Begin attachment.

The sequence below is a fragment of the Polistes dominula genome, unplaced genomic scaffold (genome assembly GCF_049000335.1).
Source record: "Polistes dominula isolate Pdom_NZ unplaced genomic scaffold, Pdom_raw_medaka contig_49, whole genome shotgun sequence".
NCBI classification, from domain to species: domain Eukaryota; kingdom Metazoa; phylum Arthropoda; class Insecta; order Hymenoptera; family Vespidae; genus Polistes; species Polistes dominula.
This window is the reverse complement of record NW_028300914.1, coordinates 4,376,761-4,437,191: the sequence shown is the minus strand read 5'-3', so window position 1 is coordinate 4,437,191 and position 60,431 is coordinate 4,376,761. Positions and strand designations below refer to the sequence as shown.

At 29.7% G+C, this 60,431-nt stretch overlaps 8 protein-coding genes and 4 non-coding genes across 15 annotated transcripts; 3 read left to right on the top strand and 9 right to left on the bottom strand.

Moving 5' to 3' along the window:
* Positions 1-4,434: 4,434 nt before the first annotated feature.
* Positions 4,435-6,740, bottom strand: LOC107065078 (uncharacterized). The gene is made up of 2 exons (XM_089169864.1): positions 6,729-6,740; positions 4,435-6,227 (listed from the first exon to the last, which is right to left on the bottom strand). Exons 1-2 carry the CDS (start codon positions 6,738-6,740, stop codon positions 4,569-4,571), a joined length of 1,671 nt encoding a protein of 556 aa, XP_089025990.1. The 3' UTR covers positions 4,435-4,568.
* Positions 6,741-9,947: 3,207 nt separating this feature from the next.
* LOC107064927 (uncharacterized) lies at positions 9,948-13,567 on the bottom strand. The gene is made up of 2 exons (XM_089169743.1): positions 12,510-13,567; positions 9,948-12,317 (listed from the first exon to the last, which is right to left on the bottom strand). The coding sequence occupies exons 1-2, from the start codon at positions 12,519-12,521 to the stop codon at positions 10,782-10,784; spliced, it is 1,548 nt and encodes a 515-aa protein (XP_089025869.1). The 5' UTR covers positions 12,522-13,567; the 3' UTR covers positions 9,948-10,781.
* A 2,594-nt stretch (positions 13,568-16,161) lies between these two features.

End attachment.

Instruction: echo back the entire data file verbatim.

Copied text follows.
The sequence below is a fragment of the Polistes dominula genome, unplaced genomic scaffold (genome assembly GCF_049000335.1).
Source record: "Polistes dominula isolate Pdom_NZ unplaced genomic scaffold, Pdom_raw_medaka contig_49, whole genome shotgun sequence".
NCBI classification, from domain to species: domain Eukaryota; kingdom Metazoa; phylum Arthropoda; class Insecta; order Hymenoptera; family Vespidae; genus Polistes; species Polistes dominula.
This window is the reverse complement of record NW_028300914.1, coordinates 4,376,761-4,437,191: the sequence shown is the minus strand read 5'-3', so window position 1 is coordinate 4,437,191 and position 60,431 is coordinate 4,376,761. Positions and strand designations below refer to the sequence as shown.

At 29.7% G+C, this 60,431-nt stretch overlaps 8 protein-coding genes and 4 non-coding genes across 15 annotated transcripts; 3 read left to right on the top strand and 9 right to left on the bottom strand.

Moving 5' to 3' along the window:
* Positions 1-4,434: 4,434 nt before the first annotated feature.
* Positions 4,435-6,740, bottom strand: LOC107065078 (uncharacterized). The gene is made up of 2 exons (XM_089169864.1): positions 6,729-6,740; positions 4,435-6,227 (listed from the first exon to the last, which is right to left on the bottom strand). Exons 1-2 carry the CDS (start codon positions 6,738-6,740, stop codon positions 4,569-4,571), a joined length of 1,671 nt encoding a protein of 556 aa, XP_089025990.1. The 3' UTR covers positions 4,435-4,568.
* Positions 6,741-9,947: 3,207 nt separating this feature from the next.
* LOC107064927 (uncharacterized) lies at positions 9,948-13,567 on the bottom strand. The gene is made up of 2 exons (XM_089169743.1): positions 12,510-13,567; positions 9,948-12,317 (listed from the first exon to the last, which is right to left on the bottom strand). The coding sequence occupies exons 1-2, from the start codon at positions 12,519-12,521 to the stop codon at positions 10,782-10,784; spliced, it is 1,548 nt and encodes a 515-aa protein (XP_089025869.1). The 5' UTR covers positions 12,522-13,567; the 3' UTR covers positions 9,948-10,781.
* A 2,594-nt stretch (positions 13,568-16,161) lies between these two features.